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The Economic Times

Developing a taste for the picture perfect

Commenting on the fiendishly ingenious forms that creative aestheticism can adopt, Rudyard Kipling observed that such endeavours are egged on, ever since Adam, by the Devil who “whoops as he whooped of old/ ‘It’s clever, but is it Art?’”. The poet’s satanic verse has gained topical relevance thanks to a recent episode in which an artwork, consisting of a banana stuck on a wall with a strip of industrial duct tape, displayed in a Miami gallery and reportedly sold for $120,000, aroused the interest, and the appetite, of a self-styled performance artist from New York City who detached the kela for where it was displayed and ate it, thus demonstrating that he had a genuine taste for the aesthetic.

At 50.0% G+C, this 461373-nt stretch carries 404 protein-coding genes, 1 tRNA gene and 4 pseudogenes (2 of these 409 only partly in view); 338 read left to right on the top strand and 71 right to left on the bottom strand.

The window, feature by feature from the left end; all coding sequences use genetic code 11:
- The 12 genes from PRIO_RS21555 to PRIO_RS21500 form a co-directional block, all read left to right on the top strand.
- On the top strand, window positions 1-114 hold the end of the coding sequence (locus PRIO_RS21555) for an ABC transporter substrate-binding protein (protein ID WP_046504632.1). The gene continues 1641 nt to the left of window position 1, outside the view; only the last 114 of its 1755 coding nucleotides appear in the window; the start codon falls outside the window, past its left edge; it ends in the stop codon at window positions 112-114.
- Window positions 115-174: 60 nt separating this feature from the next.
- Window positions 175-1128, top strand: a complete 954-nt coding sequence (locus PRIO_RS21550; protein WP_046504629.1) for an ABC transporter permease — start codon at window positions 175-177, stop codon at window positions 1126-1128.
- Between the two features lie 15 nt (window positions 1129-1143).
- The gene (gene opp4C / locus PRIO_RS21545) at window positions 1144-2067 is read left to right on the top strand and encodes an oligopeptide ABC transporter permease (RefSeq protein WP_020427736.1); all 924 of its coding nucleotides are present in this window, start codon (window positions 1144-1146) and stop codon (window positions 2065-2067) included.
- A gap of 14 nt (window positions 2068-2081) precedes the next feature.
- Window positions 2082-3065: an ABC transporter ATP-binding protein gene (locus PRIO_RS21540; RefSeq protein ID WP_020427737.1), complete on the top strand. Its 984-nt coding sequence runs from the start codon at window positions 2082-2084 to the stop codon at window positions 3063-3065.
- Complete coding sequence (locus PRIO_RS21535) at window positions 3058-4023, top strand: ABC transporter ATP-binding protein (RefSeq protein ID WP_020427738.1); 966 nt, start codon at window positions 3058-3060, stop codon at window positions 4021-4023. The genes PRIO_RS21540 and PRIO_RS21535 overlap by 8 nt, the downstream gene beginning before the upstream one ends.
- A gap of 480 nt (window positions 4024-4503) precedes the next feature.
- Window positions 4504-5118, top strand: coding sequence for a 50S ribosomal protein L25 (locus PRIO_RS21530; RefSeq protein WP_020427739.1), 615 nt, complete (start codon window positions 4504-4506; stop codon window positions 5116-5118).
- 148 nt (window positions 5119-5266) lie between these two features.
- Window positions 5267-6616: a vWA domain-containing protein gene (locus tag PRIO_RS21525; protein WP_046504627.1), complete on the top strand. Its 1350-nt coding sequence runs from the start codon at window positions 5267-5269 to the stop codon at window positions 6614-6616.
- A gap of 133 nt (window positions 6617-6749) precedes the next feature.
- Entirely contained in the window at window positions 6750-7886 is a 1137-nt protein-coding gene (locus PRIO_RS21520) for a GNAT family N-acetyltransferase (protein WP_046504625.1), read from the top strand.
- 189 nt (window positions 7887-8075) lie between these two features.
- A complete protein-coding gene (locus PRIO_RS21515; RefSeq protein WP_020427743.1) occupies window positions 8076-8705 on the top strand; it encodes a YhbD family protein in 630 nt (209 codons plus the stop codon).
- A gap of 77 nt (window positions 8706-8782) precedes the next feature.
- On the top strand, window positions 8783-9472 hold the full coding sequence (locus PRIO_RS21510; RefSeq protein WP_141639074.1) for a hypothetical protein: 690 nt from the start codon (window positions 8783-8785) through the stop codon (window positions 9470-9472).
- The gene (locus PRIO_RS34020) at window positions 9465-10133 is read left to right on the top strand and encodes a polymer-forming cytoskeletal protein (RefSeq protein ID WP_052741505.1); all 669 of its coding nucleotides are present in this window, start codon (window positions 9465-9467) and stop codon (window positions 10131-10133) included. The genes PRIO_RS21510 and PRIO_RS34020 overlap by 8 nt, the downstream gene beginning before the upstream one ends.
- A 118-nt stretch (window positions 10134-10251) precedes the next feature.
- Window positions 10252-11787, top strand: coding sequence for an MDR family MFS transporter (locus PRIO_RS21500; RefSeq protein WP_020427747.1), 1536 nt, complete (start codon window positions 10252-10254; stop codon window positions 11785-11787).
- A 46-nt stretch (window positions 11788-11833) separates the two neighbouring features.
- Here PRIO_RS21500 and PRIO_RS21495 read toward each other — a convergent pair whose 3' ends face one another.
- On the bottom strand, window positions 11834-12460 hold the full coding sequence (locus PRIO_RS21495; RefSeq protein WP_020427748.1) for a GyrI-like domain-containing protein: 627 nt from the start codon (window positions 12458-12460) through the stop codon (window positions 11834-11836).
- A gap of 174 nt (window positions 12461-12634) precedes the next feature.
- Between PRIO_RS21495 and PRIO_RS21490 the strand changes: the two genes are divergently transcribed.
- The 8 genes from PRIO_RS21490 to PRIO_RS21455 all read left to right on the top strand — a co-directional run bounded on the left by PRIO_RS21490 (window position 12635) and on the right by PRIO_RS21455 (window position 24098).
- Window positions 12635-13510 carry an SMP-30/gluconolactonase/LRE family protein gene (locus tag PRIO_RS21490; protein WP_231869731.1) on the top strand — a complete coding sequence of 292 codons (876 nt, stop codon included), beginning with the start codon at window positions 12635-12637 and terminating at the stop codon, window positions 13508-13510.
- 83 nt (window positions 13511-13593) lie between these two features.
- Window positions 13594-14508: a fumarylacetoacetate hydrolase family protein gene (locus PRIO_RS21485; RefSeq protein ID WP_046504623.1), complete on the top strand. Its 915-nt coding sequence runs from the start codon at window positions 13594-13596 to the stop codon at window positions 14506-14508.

Though it was clarified that the banana in question was the ‘idea’ of a banana, and not a banana per se, and as such was easily replaceable, the incident might inspire others to become conspicuous consumers of the artistic, as one man’s palette can tickle another’s palate. Indeed, closer to home, the new art form using not vegetable oils but actual vegetation might stimulate emulation, perhaps with the onion replacing the banana. However, the price of the bulb being what it is, it might be prudent to substitute the actual tuber with a pictorial representation of it, to obviate the subject’s ingestion by a connoisseur of pyaaz if not of painting.
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